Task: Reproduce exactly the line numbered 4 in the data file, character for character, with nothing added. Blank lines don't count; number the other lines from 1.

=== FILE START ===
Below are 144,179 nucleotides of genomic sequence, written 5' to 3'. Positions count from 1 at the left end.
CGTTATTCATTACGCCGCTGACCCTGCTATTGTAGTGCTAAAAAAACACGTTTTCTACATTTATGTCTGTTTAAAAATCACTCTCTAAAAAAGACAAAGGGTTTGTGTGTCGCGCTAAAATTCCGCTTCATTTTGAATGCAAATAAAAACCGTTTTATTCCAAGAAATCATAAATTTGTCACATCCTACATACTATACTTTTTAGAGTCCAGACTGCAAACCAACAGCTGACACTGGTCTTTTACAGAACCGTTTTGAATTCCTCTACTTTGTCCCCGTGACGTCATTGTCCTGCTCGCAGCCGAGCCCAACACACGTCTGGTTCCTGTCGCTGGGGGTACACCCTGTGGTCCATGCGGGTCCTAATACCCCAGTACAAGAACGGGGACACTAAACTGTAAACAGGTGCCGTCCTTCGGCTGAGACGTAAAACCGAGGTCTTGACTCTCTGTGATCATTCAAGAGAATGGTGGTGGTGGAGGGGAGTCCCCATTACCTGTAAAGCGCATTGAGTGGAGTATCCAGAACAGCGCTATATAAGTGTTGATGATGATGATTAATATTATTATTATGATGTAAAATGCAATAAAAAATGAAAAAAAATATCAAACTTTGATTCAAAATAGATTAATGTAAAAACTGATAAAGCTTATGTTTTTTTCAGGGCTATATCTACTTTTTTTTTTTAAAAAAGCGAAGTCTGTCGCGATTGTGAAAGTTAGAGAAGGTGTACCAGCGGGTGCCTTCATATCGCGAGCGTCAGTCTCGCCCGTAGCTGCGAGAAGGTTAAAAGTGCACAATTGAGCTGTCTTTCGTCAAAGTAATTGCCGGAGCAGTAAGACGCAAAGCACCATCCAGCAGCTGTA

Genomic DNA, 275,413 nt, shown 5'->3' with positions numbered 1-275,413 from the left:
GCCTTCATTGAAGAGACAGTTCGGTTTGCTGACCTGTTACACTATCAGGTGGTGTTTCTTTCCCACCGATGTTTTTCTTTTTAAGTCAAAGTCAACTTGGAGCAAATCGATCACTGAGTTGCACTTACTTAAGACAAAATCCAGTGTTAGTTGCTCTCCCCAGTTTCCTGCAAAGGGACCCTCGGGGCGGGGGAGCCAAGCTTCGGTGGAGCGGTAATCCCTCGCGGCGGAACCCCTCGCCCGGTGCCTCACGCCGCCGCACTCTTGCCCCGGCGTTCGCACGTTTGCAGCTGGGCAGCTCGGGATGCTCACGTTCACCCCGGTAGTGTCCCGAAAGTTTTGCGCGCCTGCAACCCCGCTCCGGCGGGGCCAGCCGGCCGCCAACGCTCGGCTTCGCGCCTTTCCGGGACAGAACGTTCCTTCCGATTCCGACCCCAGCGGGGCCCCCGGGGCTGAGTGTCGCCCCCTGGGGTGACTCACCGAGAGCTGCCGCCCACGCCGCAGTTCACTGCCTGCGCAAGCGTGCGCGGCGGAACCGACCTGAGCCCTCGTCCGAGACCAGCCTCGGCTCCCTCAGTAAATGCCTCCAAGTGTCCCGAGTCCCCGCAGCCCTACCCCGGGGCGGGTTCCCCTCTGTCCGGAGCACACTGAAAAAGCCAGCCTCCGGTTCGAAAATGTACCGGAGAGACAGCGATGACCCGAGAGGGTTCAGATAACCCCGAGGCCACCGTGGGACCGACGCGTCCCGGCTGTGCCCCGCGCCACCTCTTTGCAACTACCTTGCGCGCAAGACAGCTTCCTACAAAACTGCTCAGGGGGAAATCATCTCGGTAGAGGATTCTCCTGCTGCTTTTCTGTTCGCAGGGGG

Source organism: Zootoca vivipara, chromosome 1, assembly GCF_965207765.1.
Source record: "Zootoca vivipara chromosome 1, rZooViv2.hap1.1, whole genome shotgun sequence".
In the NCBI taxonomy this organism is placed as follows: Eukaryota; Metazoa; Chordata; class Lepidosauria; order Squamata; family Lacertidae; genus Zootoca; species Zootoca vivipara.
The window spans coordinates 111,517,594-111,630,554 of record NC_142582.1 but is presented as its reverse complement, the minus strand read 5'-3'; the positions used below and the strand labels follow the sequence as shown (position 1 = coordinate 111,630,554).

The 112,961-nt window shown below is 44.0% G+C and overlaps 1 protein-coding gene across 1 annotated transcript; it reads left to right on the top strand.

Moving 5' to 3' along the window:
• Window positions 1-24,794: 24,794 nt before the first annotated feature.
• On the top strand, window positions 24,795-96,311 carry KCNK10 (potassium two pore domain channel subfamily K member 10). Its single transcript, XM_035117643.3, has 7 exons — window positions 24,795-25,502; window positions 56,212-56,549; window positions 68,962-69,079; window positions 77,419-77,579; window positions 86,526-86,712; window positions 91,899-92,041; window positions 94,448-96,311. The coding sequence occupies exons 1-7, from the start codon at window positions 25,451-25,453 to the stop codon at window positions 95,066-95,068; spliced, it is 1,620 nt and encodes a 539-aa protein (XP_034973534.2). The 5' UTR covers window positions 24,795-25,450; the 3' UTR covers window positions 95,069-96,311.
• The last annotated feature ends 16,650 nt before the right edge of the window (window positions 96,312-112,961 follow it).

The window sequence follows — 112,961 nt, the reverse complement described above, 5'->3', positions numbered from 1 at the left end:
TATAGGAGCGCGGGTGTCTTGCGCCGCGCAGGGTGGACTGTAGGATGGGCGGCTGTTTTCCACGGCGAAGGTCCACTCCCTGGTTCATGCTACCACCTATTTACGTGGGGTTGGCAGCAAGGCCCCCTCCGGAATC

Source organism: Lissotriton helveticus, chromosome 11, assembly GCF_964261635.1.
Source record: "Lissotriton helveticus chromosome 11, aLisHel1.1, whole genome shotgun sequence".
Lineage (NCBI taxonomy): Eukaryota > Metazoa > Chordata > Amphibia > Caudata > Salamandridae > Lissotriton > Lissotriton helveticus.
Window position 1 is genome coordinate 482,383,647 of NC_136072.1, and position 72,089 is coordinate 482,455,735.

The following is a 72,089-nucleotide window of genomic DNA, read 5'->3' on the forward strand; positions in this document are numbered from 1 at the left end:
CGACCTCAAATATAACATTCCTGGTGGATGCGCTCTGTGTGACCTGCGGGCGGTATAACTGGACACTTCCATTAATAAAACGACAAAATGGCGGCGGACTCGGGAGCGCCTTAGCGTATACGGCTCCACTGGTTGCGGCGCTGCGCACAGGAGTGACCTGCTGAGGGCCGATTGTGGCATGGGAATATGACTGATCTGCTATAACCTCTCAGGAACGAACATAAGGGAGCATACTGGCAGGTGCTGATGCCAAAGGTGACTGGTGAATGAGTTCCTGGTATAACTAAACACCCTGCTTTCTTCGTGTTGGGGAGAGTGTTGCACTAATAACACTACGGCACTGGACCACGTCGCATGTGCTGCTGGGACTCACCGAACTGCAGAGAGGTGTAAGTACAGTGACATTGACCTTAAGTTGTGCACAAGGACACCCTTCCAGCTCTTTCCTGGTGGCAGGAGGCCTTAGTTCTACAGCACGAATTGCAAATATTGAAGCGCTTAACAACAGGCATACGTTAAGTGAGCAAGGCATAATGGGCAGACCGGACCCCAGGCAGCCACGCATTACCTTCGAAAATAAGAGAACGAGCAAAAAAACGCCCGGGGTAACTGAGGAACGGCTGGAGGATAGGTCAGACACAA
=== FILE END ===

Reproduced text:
GCCTTCATTGAAGAGACAGTTCGGTTTGCTGACCTGTTACACTATCAGGTGGTGTTTCTTTCCCACCGATGTTTTTCTTTTTAAGTCAAAGTCAACTTGGAGCAAATCGATCACTGAGTTGCACTTACTTAAGACAAAATCCAGTGTTAGTTGCTCTCCCCAGTTTCCTGCAAAGGGACCCTCGGGGCGGGGGAGCCAAGCTTCGGTGGAGCGGTAATCCCTCGCGGCGGAACCCCTCGCCCGGTGCCTCACGCCGCCGCACTCTTGCCCCGGCGTTCGCACGTTTGCAGCTGGGCAGCTCGGGATGCTCACGTTCACCCCGGTAGTGTCCCGAAAGTTTTGCGCGCCTGCAACCCCGCTCCGGCGGGGCCAGCCGGCCGCCAACGCTCGGCTTCGCGCCTTTCCGGGACAGAACGTTCCTTCCGATTCCGACCCCAGCGGGGCCCCCGGGGCTGAGTGTCGCCCCCTGGGGTGACTCACCGAGAGCTGCCGCCCACGCCGCAGTTCACTGCCTGCGCAAGCGTGCGCGGCGGAACCGACCTGAGCCCTCGTCCGAGACCAGCCTCGGCTCCCTCAGTAAATGCCTCCAAGTGTCCCGAGTCCCCGCAGCCCTACCCCGGGGCGGGTTCCCCTCTGTCCGGAGCACACTGAAAAAGCCAGCCTCCGGTTCGAAAATGTACCGGAGAGACAGCGATGACCCGAGAGGGTTCAGATAACCCCGAGGCCACCGTGGGACCGACGCGTCCCGGCTGTGCCCCGCGCCACCTCTTTGCAACTACCTTGCGCGCAAGACAGCTTCCTACAAAACTGCTCAGGGGGAAATCATCTCGGTAGAGGATTCTCCTGCTGCTTTTCTGTTCGCAGGGGG